Should Parents Be Punished for Childhood Obesity?

When I heard about the 218-pound 8-year-old Ohio boy who was removed from his home because he was too obese late last year, my heart sank. The boy was placed in foster care and away from the only home he’s known, based on a judge’s ruling of medical neglect by his parents.

I’m a pediatric nutritionist and registered dietitian and I work with obese children daily. I understand the whole health angle here. But the extreme complexity of family dynamics around food and parenting is a multifaceted issue that isn’t easily solved.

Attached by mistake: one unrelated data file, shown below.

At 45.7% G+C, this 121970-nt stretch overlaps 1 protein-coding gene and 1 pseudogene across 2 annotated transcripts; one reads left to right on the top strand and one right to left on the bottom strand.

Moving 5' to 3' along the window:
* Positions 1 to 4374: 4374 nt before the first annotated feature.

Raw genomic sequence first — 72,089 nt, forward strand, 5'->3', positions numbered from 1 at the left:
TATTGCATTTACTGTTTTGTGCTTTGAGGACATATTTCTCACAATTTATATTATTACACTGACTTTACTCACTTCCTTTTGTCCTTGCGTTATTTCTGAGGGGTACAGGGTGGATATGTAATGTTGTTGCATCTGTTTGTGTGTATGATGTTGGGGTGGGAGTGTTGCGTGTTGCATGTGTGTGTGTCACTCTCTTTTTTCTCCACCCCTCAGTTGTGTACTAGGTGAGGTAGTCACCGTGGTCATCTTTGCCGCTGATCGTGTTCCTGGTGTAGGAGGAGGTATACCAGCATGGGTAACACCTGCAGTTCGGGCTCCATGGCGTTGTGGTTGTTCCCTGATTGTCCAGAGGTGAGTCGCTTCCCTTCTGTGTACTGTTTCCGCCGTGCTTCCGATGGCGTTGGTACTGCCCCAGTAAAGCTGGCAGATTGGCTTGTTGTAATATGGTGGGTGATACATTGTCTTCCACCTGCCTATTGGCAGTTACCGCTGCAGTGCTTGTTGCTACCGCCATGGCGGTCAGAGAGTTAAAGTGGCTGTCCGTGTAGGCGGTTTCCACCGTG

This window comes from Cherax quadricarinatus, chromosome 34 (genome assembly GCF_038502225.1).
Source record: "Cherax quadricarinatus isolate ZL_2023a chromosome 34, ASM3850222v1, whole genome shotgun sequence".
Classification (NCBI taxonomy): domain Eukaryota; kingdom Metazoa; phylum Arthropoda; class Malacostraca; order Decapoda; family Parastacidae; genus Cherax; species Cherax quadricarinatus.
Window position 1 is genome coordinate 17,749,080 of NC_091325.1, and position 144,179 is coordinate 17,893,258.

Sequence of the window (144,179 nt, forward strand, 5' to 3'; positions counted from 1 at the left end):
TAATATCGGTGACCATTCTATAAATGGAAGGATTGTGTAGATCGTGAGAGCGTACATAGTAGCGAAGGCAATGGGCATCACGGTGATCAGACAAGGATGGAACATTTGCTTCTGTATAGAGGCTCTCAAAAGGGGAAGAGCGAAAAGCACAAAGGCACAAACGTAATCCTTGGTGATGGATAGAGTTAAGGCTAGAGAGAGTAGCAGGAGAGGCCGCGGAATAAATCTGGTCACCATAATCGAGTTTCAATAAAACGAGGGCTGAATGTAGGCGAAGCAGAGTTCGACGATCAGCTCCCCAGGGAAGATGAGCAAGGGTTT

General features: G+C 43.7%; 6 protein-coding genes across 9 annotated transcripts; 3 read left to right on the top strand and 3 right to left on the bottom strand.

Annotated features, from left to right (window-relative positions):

Of all the ways to deal with this issue, this was perhaps the least useful. There are a lot of unanswered questions in this story that should have been resolved before removing the child: What’s the eating environment in the home? What’s the parenting style? And the $64,000 question: Are the parents using food to control the child’s behavior?

In my practice I see many parents using food to control behavior. Teach a parent to handle food tantrums appropriately and establish a regular schedule of meals and snacks and you’re halfway to solving the child’s obesity.

So what would I do? After ruling out any medical reason for his weight gain, I would find out more about the family dynamics and lifestyle, including details about the parents’ eating habits and home food environment.

Addressing obesity on any permanent basis means looking at how the family approaches food and feeding children. To do otherwise is to expect a child to have better eating habits than his parents.